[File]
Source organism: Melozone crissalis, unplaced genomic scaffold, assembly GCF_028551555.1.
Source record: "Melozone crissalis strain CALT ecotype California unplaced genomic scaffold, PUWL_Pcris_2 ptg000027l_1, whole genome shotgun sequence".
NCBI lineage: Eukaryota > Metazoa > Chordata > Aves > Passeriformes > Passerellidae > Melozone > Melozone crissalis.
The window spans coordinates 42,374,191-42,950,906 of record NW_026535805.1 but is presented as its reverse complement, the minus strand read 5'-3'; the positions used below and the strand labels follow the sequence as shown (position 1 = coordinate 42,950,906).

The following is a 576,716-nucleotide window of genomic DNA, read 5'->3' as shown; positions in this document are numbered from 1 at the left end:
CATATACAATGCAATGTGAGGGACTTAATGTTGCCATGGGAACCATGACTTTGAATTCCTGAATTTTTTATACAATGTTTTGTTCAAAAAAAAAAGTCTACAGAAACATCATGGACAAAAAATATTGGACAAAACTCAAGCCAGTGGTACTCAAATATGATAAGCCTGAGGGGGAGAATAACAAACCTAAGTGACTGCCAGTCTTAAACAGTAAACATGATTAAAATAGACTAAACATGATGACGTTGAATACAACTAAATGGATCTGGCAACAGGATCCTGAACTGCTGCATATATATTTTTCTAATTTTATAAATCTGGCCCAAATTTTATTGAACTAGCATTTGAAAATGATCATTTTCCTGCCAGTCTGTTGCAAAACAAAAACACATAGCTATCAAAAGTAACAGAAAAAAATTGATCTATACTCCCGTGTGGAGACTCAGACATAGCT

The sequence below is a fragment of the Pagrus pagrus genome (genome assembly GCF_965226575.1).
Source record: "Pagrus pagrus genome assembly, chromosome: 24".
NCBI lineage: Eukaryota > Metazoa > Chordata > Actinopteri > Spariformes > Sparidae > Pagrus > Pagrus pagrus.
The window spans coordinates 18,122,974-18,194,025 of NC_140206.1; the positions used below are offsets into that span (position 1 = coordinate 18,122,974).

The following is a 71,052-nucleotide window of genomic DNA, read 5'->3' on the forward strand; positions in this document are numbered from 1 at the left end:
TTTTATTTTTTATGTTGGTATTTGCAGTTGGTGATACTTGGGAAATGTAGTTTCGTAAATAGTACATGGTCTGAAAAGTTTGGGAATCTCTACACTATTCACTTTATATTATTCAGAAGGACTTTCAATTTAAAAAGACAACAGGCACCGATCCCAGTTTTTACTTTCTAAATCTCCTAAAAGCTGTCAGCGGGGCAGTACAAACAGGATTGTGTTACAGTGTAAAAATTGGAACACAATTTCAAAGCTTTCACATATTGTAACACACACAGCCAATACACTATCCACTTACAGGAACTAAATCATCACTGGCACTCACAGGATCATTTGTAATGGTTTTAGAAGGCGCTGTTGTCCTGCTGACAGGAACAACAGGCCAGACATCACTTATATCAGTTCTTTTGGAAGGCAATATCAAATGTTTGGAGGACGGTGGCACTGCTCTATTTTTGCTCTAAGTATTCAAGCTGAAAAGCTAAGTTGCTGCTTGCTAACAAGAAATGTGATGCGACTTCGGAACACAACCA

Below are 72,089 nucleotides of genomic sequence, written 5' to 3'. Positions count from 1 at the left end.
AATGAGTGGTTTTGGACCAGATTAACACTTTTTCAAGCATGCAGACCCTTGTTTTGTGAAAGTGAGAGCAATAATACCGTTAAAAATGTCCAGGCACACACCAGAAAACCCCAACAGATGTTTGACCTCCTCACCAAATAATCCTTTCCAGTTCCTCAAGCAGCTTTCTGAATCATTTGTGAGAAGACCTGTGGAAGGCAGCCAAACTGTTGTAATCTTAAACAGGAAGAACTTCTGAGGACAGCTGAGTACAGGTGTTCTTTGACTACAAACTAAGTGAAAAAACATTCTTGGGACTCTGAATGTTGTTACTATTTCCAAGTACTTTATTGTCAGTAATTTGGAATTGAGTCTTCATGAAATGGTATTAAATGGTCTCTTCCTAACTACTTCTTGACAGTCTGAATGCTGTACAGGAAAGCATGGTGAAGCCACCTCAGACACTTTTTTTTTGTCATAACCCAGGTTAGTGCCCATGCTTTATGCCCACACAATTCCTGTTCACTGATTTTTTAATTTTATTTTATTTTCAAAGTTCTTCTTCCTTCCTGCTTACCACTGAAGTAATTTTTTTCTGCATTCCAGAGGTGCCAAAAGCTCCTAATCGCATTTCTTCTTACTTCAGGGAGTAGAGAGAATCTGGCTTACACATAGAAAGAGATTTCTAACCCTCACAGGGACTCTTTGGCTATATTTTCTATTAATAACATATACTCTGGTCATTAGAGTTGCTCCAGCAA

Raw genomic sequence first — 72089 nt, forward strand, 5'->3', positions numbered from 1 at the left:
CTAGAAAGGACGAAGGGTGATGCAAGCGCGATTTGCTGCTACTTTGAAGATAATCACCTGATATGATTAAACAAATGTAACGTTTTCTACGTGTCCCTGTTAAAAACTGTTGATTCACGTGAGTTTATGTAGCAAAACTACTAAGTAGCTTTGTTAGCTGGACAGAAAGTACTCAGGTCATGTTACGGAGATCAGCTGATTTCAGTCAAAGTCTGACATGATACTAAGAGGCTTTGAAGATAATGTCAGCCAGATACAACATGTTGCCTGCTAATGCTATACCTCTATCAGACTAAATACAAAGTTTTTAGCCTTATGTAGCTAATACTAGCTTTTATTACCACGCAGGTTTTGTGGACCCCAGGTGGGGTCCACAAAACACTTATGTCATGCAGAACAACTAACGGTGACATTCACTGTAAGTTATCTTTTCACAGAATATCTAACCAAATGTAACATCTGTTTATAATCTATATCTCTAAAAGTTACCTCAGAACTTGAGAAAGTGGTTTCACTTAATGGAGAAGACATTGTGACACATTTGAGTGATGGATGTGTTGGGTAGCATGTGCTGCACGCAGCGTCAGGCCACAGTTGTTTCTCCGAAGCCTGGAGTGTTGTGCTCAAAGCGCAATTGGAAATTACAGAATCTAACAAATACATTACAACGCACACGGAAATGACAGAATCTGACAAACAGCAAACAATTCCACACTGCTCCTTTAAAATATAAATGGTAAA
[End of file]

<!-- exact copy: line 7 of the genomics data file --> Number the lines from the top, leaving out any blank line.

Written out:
The sequence below is a fragment of the Pagrus pagrus genome (genome assembly GCF_965226575.1).